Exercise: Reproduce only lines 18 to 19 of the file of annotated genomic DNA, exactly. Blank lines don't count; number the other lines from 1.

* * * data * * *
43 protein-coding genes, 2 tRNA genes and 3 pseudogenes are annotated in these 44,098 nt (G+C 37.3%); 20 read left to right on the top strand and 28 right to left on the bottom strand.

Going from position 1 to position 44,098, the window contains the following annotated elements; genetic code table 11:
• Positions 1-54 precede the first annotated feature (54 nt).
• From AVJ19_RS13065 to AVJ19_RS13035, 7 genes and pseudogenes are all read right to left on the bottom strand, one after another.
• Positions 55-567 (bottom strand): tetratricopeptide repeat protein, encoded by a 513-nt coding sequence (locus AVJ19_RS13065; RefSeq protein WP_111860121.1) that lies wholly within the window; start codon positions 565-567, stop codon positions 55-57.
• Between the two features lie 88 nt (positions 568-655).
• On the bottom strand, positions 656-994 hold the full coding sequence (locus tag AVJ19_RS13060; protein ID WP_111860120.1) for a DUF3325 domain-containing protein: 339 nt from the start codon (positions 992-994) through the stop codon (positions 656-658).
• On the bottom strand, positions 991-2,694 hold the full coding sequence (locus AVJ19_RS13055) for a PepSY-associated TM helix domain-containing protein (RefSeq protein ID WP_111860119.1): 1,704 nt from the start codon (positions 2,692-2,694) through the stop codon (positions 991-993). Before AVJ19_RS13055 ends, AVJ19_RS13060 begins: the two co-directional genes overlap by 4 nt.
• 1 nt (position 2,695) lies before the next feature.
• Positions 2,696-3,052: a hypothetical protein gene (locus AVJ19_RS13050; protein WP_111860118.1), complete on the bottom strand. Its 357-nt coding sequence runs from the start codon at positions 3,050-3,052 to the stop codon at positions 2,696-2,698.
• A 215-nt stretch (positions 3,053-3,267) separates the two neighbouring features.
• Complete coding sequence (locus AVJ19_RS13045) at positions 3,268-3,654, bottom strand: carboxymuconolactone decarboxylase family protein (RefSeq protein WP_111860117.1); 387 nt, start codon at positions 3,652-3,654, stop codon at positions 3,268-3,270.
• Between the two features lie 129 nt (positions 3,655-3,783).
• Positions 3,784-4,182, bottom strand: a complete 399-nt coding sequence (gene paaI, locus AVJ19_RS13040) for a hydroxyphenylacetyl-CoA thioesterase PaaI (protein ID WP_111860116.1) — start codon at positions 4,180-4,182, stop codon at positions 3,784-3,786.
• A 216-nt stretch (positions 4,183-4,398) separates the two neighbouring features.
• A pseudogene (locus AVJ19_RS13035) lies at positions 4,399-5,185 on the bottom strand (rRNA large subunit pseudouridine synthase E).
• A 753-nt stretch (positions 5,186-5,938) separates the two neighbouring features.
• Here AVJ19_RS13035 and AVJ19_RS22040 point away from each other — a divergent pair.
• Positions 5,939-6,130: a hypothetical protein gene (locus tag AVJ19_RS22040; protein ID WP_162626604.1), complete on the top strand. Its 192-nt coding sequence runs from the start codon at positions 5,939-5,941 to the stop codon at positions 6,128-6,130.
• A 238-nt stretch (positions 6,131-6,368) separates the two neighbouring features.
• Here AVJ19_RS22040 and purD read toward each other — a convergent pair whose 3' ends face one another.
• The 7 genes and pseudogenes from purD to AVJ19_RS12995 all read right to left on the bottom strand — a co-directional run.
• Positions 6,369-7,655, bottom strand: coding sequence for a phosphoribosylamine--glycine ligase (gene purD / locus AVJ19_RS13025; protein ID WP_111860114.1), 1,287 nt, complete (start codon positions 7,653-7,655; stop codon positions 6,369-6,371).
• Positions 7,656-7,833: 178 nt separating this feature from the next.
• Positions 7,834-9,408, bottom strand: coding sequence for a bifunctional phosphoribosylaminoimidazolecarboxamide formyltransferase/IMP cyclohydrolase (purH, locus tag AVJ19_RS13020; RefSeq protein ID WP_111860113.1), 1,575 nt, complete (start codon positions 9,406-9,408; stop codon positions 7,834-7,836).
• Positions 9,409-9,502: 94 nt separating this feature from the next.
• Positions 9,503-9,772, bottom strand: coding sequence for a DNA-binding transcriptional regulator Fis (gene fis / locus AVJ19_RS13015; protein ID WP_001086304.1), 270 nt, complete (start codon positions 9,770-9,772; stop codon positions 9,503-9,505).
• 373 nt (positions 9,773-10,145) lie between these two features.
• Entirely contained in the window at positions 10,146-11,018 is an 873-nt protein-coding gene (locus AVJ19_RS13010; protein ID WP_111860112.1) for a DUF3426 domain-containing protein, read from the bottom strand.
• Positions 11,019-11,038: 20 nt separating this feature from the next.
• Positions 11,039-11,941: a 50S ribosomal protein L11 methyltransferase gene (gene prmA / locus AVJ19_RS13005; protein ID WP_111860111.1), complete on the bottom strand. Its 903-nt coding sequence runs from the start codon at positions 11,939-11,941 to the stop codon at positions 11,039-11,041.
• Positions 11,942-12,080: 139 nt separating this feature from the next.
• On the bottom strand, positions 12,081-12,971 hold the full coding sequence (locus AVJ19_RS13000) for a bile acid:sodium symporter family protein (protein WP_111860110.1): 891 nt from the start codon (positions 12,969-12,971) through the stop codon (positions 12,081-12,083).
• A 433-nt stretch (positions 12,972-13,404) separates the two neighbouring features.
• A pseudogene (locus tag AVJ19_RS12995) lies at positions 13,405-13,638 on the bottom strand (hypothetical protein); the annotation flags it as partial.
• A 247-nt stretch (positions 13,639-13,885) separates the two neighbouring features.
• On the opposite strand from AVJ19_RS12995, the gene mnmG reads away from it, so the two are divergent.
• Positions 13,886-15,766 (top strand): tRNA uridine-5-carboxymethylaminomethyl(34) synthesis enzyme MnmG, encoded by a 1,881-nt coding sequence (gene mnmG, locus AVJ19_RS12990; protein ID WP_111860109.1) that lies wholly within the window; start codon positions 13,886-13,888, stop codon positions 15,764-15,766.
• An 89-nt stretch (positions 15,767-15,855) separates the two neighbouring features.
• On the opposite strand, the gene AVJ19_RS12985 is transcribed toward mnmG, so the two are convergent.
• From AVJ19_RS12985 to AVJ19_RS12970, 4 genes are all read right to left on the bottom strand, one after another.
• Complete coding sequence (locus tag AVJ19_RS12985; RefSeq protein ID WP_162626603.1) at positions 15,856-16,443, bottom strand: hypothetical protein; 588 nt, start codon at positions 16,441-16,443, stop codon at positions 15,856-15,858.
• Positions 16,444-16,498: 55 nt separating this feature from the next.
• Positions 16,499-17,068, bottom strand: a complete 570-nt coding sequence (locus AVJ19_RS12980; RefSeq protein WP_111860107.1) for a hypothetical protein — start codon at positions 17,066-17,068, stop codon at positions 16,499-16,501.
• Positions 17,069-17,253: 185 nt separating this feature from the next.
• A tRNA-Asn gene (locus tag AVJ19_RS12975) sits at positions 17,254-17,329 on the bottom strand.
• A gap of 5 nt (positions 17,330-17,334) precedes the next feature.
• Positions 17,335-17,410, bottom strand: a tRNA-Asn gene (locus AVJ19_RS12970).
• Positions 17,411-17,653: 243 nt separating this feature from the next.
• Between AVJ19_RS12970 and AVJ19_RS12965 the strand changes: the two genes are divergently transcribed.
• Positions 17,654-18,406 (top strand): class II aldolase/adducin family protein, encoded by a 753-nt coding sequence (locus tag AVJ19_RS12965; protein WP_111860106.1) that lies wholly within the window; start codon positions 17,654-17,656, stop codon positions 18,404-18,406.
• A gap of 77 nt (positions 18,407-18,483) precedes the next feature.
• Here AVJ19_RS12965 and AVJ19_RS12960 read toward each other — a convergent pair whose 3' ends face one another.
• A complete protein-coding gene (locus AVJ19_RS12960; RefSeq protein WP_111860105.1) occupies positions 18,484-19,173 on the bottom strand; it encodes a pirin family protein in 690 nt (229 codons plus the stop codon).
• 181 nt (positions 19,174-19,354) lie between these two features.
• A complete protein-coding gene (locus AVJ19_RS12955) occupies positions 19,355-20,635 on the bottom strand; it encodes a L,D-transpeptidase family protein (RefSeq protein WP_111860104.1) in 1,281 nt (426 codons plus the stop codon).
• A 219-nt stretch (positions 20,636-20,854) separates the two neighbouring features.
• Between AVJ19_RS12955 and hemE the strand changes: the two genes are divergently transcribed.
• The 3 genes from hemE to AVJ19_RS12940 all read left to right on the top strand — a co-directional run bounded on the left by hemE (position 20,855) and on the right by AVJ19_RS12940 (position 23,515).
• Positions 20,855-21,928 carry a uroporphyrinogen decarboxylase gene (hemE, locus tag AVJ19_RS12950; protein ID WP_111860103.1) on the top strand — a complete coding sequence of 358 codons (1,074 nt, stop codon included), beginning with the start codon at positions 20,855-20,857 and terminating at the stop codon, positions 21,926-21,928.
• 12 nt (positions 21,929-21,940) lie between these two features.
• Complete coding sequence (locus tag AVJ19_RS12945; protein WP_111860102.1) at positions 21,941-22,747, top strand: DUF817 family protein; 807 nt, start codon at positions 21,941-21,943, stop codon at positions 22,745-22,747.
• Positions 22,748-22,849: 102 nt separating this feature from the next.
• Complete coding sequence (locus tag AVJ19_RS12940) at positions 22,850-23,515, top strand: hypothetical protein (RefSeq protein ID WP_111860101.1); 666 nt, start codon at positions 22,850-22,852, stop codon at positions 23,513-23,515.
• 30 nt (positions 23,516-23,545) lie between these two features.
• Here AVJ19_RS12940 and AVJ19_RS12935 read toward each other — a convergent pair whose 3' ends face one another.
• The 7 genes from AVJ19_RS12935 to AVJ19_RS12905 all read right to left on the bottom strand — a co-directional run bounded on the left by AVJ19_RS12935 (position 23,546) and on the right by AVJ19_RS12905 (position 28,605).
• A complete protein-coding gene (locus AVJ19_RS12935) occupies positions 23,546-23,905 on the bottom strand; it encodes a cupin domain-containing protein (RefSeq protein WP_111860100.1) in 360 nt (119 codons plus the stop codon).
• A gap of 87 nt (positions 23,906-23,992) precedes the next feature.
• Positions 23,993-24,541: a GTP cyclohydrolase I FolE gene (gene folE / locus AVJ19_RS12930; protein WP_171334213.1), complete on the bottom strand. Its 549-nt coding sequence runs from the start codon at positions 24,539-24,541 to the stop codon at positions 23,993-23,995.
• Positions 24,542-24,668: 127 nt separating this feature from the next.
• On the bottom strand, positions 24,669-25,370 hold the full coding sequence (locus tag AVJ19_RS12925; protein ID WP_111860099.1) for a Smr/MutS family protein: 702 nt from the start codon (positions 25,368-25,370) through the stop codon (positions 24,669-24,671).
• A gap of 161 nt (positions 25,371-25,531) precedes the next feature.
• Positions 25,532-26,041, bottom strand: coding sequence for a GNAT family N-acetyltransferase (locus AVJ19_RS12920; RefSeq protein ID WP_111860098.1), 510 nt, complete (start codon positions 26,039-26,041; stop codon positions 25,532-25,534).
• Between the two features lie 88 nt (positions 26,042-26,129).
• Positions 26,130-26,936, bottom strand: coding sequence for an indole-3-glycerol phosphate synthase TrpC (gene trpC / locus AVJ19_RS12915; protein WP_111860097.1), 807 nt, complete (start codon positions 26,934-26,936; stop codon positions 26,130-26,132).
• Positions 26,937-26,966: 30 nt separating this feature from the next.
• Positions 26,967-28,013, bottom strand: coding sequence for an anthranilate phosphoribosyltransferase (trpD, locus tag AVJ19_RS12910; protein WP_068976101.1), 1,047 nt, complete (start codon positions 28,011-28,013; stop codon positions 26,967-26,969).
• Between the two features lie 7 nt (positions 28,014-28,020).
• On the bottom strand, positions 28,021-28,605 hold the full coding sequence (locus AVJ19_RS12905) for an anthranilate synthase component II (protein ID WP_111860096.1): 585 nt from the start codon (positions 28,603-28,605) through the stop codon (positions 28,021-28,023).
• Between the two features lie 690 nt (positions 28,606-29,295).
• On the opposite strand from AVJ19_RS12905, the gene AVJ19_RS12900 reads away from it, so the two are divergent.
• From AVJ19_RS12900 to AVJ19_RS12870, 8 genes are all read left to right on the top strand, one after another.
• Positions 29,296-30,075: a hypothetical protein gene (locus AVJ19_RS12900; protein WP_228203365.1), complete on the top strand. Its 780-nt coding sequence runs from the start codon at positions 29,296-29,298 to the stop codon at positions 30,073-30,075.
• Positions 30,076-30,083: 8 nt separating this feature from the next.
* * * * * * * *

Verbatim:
• Here AVJ19_RS13035 and AVJ19_RS22040 point away from each other — a divergent pair.
• Positions 5,939-6,130: a hypothetical protein gene (locus tag AVJ19_RS22040; protein ID WP_162626604.1), complete on the top strand. Its 192-nt coding sequence runs from the start codon at positions 5,939-5,941 to the stop codon at positions 6,128-6,130.